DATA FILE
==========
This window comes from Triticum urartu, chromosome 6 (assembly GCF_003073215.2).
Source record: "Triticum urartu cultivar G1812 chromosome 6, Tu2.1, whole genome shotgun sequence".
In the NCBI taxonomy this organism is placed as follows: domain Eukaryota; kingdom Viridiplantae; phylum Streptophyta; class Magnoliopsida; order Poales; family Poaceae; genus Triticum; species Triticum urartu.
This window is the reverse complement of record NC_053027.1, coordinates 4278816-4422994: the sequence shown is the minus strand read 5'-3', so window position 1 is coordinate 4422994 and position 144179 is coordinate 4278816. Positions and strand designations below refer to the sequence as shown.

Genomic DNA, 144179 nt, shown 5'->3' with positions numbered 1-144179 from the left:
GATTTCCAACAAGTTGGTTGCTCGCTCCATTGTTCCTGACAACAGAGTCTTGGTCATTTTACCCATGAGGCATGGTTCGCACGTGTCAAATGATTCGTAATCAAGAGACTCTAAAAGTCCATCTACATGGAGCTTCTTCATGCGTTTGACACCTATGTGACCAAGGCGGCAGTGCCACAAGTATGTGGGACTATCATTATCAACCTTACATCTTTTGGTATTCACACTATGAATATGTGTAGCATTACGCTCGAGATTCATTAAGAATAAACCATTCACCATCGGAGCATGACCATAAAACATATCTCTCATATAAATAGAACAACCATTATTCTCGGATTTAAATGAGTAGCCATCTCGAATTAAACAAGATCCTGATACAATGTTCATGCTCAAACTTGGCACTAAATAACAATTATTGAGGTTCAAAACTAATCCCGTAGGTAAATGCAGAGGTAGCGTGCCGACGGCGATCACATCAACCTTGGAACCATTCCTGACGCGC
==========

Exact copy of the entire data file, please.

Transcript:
This window comes from Triticum urartu, chromosome 6 (assembly GCF_003073215.2).
Source record: "Triticum urartu cultivar G1812 chromosome 6, Tu2.1, whole genome shotgun sequence".
In the NCBI taxonomy this organism is placed as follows: domain Eukaryota; kingdom Viridiplantae; phylum Streptophyta; class Magnoliopsida; order Poales; family Poaceae; genus Triticum; species Triticum urartu.
This window is the reverse complement of record NC_053027.1, coordinates 4278816-4422994: the sequence shown is the minus strand read 5'-3', so window position 1 is coordinate 4422994 and position 144179 is coordinate 4278816. Positions and strand designations below refer to the sequence as shown.

Genomic DNA, 144179 nt, shown 5'->3' with positions numbered 1-144179 from the left:
GATTTCCAACAAGTTGGTTGCTCGCTCCATTGTTCCTGACAACAGAGTCTTGGTCATTTTACCCATGAGGCATGGTTCGCACGTGTCAAATGATTCGTAATCAAGAGACTCTAAAAGTCCATCTACATGGAGCTTCTTCATGCGTTTGACACCTATGTGACCAAGGCGGCAGTGCCACAAGTATGTGGGACTATCATTATCAACCTTACATCTTTTGGTATTCACACTATGAATATGTGTAGCATTACGCTCGAGATTCATTAAGAATAAACCATTCACCATCGGAGCATGACCATAAAACATATCTCTCATATAAATAGAACAACCATTATTCTCGGATTTAAATGAGTAGCCATCTCGAATTAAACAAGATCCTGATACAATGTTCATGCTCAAACTTGGCACTAAATAACAATTATTGAGGTTCAAAACTAATCCCGTAGGTAAATGCAGAGGTAGCGTGCCGACGGCGATCACATCAACCTTGGAACCATTCCTGACGCGC